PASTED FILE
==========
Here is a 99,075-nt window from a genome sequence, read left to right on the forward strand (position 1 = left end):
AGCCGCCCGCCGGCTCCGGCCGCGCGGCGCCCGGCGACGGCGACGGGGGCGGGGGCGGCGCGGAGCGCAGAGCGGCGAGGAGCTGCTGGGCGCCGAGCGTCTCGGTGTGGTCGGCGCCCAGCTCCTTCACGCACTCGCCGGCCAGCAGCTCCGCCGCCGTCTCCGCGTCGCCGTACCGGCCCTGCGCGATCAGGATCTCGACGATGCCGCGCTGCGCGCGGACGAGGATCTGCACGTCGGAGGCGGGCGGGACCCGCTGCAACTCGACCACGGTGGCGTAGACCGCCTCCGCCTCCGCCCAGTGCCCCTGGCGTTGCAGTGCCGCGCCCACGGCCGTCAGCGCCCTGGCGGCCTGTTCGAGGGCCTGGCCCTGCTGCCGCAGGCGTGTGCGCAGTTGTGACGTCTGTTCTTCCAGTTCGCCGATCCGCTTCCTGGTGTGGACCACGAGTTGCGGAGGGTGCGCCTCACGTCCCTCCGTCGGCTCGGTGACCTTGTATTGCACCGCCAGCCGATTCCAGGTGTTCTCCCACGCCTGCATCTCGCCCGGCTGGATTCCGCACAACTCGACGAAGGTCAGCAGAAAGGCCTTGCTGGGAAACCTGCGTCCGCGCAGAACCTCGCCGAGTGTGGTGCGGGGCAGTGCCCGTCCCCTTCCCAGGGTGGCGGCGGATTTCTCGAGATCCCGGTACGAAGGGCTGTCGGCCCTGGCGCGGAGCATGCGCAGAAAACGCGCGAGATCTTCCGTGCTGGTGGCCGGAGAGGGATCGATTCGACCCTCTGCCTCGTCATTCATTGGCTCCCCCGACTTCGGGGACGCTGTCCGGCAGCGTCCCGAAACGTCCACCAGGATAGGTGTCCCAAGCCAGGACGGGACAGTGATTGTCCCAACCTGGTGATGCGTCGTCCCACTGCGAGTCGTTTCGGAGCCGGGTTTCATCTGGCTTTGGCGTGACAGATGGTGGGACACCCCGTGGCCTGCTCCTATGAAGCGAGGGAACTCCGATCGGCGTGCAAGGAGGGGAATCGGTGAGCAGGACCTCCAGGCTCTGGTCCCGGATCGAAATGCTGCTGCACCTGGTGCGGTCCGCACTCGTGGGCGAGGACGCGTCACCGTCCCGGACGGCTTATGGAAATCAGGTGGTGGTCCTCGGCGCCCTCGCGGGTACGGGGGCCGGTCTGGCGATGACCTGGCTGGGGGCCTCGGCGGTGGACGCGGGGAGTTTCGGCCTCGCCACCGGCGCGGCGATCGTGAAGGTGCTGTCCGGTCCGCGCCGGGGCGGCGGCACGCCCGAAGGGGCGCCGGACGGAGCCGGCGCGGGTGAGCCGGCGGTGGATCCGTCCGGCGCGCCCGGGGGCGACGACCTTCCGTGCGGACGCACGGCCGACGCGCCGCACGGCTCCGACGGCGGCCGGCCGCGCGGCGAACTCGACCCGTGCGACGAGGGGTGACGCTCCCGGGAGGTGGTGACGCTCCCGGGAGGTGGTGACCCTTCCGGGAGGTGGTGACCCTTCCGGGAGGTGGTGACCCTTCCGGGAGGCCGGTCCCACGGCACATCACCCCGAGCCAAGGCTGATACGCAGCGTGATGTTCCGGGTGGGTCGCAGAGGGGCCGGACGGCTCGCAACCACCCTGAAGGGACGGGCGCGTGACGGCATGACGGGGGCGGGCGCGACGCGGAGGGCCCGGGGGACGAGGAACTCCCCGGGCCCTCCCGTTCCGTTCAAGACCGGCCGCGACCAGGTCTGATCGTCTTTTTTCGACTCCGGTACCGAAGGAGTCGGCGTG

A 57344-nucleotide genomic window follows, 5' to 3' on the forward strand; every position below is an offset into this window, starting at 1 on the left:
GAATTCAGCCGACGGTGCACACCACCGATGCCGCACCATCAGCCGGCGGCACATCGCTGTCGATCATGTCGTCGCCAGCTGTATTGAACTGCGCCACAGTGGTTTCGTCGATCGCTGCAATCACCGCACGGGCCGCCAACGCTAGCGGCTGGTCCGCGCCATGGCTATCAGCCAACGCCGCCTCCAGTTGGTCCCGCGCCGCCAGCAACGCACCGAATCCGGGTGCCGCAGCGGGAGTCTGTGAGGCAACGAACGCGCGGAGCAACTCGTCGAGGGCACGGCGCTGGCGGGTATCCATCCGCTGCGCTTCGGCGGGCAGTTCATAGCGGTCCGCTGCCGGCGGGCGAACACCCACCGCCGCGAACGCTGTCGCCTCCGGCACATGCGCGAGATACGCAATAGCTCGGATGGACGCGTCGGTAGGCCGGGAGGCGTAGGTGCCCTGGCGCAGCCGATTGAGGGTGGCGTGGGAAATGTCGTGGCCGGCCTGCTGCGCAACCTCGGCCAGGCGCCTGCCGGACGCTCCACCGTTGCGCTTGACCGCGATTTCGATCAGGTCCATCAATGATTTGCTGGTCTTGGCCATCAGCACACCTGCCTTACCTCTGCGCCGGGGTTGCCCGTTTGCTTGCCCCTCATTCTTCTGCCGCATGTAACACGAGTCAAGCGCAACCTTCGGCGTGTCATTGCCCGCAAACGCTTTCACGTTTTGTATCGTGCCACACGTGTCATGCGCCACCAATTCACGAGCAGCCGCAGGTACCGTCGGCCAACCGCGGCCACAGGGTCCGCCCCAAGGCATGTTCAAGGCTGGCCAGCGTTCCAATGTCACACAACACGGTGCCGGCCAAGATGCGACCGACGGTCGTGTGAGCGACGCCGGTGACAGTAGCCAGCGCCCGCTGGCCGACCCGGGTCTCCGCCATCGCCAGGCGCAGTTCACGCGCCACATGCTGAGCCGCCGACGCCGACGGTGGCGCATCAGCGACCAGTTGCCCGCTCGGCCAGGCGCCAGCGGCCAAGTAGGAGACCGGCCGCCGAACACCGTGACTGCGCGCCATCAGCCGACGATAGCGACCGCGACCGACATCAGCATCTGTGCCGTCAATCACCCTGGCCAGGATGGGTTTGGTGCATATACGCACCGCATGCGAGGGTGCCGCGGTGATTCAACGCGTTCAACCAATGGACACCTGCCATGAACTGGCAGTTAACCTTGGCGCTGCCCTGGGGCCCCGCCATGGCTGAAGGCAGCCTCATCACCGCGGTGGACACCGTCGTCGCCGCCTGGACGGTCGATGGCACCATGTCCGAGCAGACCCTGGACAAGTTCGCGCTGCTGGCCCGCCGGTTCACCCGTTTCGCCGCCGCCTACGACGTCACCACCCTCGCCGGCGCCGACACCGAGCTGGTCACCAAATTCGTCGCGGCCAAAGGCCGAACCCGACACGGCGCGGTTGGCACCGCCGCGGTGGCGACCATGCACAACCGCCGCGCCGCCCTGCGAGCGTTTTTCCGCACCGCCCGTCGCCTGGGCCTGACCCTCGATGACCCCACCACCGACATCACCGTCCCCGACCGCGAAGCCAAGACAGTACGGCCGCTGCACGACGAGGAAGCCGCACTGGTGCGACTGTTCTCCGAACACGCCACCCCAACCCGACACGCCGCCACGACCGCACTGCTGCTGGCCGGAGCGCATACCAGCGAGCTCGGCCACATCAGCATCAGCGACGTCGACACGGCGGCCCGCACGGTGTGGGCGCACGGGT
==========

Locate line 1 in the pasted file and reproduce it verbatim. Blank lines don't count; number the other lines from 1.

Here is a 99,075-nt window from a genome sequence, read left to right on the forward strand (position 1 = left end):